The United States National Hurricane Center (NHC) reported that Hurricane Lidia intensified to category 4 in the waters of the Mexican Pacific, becoming an “extremely dangerous” phenomenon. Just 175 km from the seaside resort of Puerto Vallarta, in the state of Jalisco, the population is rushing to take precautionary and protective measures in anticipation of its arrival.
With maximum sustained winds of 220 km/h and moving at 26 km/h, Lidia remains in category 4 of the Saffir-Simpson scale, which consists of 5 levels. In Puerto Vallarta, hundreds of residents seek shelter from the heavy rains, while businesses remove their merchandise and protect their windows.
The suspension of classes in the area and the closing orders at 2 p.m. local (20H00 GMT) for merchants are part of the precautionary measures implemented. Civil protection authorities have urged the population in risky areas to evacuate and take shelter.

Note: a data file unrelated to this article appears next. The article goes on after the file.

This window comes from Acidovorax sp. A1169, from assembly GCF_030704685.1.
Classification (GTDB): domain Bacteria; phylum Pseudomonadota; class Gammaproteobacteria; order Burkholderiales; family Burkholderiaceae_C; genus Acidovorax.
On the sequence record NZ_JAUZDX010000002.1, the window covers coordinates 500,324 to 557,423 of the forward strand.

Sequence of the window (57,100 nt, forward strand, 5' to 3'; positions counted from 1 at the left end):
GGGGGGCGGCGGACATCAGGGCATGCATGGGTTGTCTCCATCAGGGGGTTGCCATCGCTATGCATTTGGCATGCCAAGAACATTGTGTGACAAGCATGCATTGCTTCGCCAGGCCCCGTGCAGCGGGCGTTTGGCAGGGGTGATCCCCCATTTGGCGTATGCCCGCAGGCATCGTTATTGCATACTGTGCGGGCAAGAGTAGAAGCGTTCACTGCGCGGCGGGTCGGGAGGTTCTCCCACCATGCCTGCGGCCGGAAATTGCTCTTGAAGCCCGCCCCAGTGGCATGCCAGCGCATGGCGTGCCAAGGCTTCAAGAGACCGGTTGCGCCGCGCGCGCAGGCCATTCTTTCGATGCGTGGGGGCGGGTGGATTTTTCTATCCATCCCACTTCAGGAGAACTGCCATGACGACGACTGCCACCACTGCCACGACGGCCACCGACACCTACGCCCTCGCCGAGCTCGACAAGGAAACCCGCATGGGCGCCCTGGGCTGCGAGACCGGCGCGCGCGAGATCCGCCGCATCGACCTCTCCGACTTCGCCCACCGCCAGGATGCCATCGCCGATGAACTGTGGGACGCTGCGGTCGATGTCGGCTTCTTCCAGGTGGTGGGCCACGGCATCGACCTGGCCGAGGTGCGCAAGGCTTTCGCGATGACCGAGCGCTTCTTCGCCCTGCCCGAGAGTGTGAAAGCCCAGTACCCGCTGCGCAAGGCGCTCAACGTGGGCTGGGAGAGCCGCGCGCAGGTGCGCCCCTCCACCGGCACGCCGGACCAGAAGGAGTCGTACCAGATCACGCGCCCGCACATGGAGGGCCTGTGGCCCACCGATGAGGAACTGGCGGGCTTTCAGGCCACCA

The NHC warns of “dangerous winds” and the possibility of flooding due to rain. The center of the hurricane is expected to make landfall on the west-central coast of Mexico in the afternoon or evening of the same day.
The president of Mexico, Andrés Manuel López Obrador, announced that civil protection bodies are on alert and that around six thousand elements of the Armed Forces have been deployed to assist the population.
It has been officially established that the most affected areas will range from the state of Colima to Nayarit. Lidia will bring torrential rains to several states in western Mexico.
Mexico is prone to hurricanes due to its extensive coastline on both the Pacific and Atlantic. Hurricane Patricia in 2015 and Hurricane Wilma in 2010 are examples of devastating storms that have impacted the country. In October 2015, Patricia, the most powerful hurricane ever recorded, made landfall in an uninhabited area, minimizing human losses but causing significant property damage.